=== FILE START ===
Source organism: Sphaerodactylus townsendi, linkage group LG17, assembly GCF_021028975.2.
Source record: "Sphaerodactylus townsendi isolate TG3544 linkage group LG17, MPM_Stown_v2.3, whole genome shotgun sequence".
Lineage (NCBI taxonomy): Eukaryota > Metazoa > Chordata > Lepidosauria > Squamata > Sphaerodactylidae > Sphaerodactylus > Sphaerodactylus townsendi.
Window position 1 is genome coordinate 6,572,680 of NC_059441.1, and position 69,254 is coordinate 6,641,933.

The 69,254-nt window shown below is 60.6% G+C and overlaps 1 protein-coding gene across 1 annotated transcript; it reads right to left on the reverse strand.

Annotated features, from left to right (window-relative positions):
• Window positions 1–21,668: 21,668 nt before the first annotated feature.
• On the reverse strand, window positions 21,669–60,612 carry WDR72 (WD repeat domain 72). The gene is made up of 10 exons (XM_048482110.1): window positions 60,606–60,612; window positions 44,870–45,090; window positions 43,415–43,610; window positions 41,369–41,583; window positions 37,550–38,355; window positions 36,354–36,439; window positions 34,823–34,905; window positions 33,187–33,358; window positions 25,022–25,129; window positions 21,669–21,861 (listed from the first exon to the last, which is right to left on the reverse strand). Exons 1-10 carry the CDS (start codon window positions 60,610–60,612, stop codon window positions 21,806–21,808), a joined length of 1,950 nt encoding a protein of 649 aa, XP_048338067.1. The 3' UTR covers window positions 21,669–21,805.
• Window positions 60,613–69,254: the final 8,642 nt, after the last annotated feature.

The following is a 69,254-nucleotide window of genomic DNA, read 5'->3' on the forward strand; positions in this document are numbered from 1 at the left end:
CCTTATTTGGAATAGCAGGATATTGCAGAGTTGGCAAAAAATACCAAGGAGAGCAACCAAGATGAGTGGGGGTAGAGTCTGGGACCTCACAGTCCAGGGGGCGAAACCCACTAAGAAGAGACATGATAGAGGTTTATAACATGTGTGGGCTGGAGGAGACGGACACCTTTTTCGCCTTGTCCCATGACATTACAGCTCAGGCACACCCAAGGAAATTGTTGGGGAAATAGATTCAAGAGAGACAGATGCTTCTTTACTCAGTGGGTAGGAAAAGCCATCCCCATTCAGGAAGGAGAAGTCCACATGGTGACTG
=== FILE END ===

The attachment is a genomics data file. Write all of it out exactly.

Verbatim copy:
Source organism: Sphaerodactylus townsendi, linkage group LG17, assembly GCF_021028975.2.
Source record: "Sphaerodactylus townsendi isolate TG3544 linkage group LG17, MPM_Stown_v2.3, whole genome shotgun sequence".
Lineage (NCBI taxonomy): Eukaryota > Metazoa > Chordata > Lepidosauria > Squamata > Sphaerodactylidae > Sphaerodactylus > Sphaerodactylus townsendi.
Window position 1 is genome coordinate 6,572,680 of NC_059441.1, and position 69,254 is coordinate 6,641,933.

The 69,254-nt window shown below is 60.6% G+C and overlaps 1 protein-coding gene across 1 annotated transcript; it reads right to left on the reverse strand.

Annotated features, from left to right (window-relative positions):
• Window positions 1–21,668: 21,668 nt before the first annotated feature.
• On the reverse strand, window positions 21,669–60,612 carry WDR72 (WD repeat domain 72). The gene is made up of 10 exons (XM_048482110.1): window positions 60,606–60,612; window positions 44,870–45,090; window positions 43,415–43,610; window positions 41,369–41,583; window positions 37,550–38,355; window positions 36,354–36,439; window positions 34,823–34,905; window positions 33,187–33,358; window positions 25,022–25,129; window positions 21,669–21,861 (listed from the first exon to the last, which is right to left on the reverse strand). Exons 1-10 carry the CDS (start codon window positions 60,610–60,612, stop codon window positions 21,806–21,808), a joined length of 1,950 nt encoding a protein of 649 aa, XP_048338067.1. The 3' UTR covers window positions 21,669–21,805.
• Window positions 60,613–69,254: the final 8,642 nt, after the last annotated feature.

The following is a 69,254-nucleotide window of genomic DNA, read 5'->3' on the forward strand; positions in this document are numbered from 1 at the left end:
CCTTATTTGGAATAGCAGGATATTGCAGAGTTGGCAAAAAATACCAAGGAGAGCAACCAAGATGAGTGGGGGTAGAGTCTGGGACCTCACAGTCCAGGGGGCGAAACCCACTAAGAAGAGACATGATAGAGGTTTATAACATGTGTGGGCTGGAGGAGACGGACACCTTTTTCGCCTTGTCCCATGACATTACAGCTCAGGCACACCCAAGGAAATTGTTGGGGAAATAGATTCAAGAGAGACAGATGCTTCTTTACTCAGTGGGTAGGAAAAGCCATCCCCATTCAGGAAGGAGAAGTCCACATGGTGACTG